If a tiger fought a lion, which animal would win?

Answer By Rory Young

I am going to specifically answer this in terms of one male tiger going up against one male lion.

Although female lions hunt as prides, male lions spend most of their lives alone. They are forced out of the pride when they reach around two years.

If they manage to take over a pride of their own they will usually only manage to keep it for a couple of years. During the time they have a pride they will spend most of their time fighting off potential usurpers.

When they do not have a pride they frequently fight with other solitary males that they bump into and of course pride males in their attempts to take control of a pride.

So, a male lion spends his life fighting. In fact they spend so much time fighting and not eating properly and stressed out that they only live to about ten years old while females usually live to about fifteen.

The reason a male lion has a mane is for defense in fighting. They fight like wrestlers, facing off, gripping each other and trying to overpower each other. I have watched them fighting many times and have come across two dead males over the years. Both had been bitten through the spine. From what I have read, this is pretty much the norm.

So, the mane is a pretty effective defense in a cat-fight. To get round it requires some serious dominance in the fight as it means out wrestling the opponent to the point of being able to bite them through the spine. Tigers do not have this defense.

Photo: Examples of extraordinary battles in nature

Tigers are solitary animals and although heavier than lions, they are shorter than lions at the shoulder. The weight difference is about 15% which is significant but not enough I believe to mean an overwhelming advantage for tiger, especially since they have a height disadvantage.

In terms of behaviour, male tigers usually solve their disputes via display and intimidation, preferring to avoid each other. Now in terms of fighting, this lack of experience when going up against a pro IS an overwhelming disadvantage.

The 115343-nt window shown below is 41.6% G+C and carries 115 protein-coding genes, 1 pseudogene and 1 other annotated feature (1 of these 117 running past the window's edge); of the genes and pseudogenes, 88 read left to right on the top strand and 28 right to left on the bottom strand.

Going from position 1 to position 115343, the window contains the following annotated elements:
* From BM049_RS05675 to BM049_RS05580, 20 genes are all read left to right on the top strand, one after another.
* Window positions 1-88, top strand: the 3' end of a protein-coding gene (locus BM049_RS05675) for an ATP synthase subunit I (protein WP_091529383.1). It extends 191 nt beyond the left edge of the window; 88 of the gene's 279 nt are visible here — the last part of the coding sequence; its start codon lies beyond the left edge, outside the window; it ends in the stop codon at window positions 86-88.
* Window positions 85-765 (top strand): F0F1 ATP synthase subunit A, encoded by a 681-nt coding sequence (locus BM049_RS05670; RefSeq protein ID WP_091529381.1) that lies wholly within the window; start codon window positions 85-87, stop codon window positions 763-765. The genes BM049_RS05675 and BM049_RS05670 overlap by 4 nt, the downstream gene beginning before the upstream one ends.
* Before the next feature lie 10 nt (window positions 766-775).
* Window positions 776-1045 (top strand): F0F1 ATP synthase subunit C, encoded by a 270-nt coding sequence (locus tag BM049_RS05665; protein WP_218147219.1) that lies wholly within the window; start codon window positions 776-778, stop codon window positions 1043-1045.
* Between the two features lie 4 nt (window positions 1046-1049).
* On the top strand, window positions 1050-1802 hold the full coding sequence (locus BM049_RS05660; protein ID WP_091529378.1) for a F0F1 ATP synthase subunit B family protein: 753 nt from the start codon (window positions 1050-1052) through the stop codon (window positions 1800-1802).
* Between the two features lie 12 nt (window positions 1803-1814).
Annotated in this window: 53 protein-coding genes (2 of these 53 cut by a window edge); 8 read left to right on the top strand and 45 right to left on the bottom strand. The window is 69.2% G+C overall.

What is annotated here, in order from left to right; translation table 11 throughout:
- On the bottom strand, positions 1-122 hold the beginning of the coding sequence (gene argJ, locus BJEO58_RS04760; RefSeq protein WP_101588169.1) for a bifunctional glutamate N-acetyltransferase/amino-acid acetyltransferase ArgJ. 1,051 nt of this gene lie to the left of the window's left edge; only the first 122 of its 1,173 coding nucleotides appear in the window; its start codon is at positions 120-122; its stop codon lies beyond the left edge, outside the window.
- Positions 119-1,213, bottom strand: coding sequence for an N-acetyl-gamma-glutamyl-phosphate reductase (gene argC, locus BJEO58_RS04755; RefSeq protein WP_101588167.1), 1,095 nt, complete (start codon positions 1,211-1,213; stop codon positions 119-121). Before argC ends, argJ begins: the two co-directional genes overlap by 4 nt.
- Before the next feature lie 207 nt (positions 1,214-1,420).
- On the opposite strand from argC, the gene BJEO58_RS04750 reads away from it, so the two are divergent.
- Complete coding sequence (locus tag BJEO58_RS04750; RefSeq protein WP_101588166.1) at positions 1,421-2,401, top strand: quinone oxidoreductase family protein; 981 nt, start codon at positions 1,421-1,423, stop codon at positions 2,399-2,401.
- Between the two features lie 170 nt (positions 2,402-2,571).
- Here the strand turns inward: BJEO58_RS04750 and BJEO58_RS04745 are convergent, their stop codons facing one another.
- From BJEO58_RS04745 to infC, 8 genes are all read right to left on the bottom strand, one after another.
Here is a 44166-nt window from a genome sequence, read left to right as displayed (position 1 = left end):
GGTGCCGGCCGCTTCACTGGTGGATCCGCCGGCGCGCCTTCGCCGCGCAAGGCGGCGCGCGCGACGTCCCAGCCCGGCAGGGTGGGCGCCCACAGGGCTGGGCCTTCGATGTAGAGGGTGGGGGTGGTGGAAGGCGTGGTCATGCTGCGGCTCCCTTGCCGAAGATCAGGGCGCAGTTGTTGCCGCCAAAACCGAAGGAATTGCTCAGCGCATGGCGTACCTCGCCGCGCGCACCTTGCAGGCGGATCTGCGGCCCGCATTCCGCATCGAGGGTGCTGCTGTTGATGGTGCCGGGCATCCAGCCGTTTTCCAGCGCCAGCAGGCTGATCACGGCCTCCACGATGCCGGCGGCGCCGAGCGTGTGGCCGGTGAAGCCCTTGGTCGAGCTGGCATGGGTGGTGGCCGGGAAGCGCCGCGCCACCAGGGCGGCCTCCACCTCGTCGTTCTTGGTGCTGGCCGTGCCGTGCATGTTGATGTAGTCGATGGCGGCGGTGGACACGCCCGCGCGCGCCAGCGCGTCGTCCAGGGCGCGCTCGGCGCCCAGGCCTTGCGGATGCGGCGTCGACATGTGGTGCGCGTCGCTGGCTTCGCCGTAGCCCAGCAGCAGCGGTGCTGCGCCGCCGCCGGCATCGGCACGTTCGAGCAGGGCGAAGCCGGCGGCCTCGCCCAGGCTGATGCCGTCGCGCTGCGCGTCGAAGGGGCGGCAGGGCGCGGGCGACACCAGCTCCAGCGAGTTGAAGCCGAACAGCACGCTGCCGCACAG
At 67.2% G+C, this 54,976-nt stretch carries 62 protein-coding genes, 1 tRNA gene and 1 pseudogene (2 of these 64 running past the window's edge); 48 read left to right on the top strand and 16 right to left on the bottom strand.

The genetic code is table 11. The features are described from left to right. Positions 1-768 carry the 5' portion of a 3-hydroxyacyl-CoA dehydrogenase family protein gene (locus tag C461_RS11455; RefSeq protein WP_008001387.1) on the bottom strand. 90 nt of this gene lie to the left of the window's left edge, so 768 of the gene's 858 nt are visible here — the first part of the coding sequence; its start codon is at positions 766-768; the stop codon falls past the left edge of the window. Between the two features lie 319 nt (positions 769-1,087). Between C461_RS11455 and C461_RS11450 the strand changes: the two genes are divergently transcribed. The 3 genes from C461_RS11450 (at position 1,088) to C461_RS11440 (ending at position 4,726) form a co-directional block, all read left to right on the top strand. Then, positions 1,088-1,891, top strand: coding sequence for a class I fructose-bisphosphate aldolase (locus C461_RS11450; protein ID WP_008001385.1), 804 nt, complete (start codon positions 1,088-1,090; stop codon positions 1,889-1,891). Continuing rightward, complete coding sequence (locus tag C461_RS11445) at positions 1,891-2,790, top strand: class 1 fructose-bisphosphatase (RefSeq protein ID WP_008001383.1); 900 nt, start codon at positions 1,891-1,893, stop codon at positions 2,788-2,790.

This is like putting a heavy inexperienced amateur fighter in ring with a taller, leaner professional with a mean history of fights under his belt.

A no-brainer. The lion wins hands down. Size really isn’t everything..

EDIT: Yes, I agree a tiger in a zoo will kill a lion. The whole point I have been making here is that a male lion would probably win against a male tiger because a male lion has a lifetime experience of fighting other male lions. Male tigers do not usually fight except occasionally over a female in oestrus. A lion that had grown up in a zoo would obviously not have gained the experience!

 

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Which animal will best represent your personality and why?

Answer by Rory Young:

Photo:Benny Van Zyl

The Honey Badger

That’s the cheeky one on the left confusing the lion with his willingness to take him on.

For some reason I have always admired, loved and identified with them. I don’t know how much I resemble a honey badger but I like to think I do and I certainly admire and strive for many of their qualities.

The go about their business with determination and don’t look for trouble. If you leave them alone they will leave you alone.

They are not the biggest or the strongest but they can take more punishment than any other animal by far.

They are much smarter than generally realized and are especially adaptable and resourceful. They are even known to use tools. Throw a curve ball at them and they will growl and grouch and then just get on with doing what has to be done. They NEVER give up.

They are much more gregarious than people imagine too but when they want to be left alone though just leave them be. They are caring and loving parents and will fight to the death to protect their young.

Most importantly they make me laugh. Maybe because I see something of myself in them maybe not but they always seem to defy and then beat the odds. I hope by the time I have lived all there is to live that I will have been a Honey Badger.

P.S. Thanks for the A2A.

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Do hyenas and canines hunt in packs because of their size, the size of their prey and terrain limitations? Also, how different are the hu…